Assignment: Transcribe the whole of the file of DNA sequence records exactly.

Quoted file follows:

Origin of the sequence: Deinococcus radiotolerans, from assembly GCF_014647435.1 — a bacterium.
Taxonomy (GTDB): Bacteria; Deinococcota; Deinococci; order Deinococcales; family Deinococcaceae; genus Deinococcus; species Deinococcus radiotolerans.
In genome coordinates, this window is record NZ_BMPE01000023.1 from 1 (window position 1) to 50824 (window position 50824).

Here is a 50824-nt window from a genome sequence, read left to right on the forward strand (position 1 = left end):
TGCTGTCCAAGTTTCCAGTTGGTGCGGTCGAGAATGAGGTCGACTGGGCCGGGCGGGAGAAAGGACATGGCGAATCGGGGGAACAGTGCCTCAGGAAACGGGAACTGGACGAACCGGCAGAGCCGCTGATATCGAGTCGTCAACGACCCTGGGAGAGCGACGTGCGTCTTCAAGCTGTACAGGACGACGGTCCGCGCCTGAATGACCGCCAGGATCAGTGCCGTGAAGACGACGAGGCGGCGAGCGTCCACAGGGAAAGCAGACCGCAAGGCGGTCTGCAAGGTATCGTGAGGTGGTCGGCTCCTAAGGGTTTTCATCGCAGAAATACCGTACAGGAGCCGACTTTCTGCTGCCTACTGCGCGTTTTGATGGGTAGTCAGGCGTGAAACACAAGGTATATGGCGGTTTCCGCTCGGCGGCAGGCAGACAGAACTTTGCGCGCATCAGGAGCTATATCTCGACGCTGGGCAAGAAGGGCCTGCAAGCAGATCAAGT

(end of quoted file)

Origin of the sequence: Deinococcus radiotolerans, from assembly GCF_014647435.1 — a bacterium.
Taxonomy (GTDB): Bacteria; Deinococcota; Deinococci; order Deinococcales; family Deinococcaceae; genus Deinococcus; species Deinococcus radiotolerans.
In genome coordinates, this window is record NZ_BMPE01000023.1 from 1 (window position 1) to 50824 (window position 50824).

Here is a 50824-nt window from a genome sequence, read left to right on the forward strand (position 1 = left end):
TGCTGTCCAAGTTTCCAGTTGGTGCGGTCGAGAATGAGGTCGACTGGGCCGGGCGGGAGAAAGGACATGGCGAATCGGGGGAACAGTGCCTCAGGAAACGGGAACTGGACGAACCGGCAGAGCCGCTGATATCGAGTCGTCAACGACCCTGGGAGAGCGACGTGCGTCTTCAAGCTGTACAGGACGACGGTCCGCGCCTGAATGACCGCCAGGATCAGTGCCGTGAAGACGACGAGGCGGCGAGCGTCCACAGGGAAAGCAGACCGCAAGGCGGTCTGCAAGGTATCGTGAGGTGGTCGGCTCCTAAGGGTTTTCATCGCAGAAATACCGTACAGGAGCCGACTTTCTGCTGCCTACTGCGCGTTTTGATGGGTAGTCAGGCGTGAAACACAAGGTATATGGCGGTTTCCGCTCGGCGGCAGGCAGACAGAACTTTGCGCGCATCAGGAGCTATATCTCGACGCTGGGCAAGAAGGGCCTGCAAGCAGATCAAGT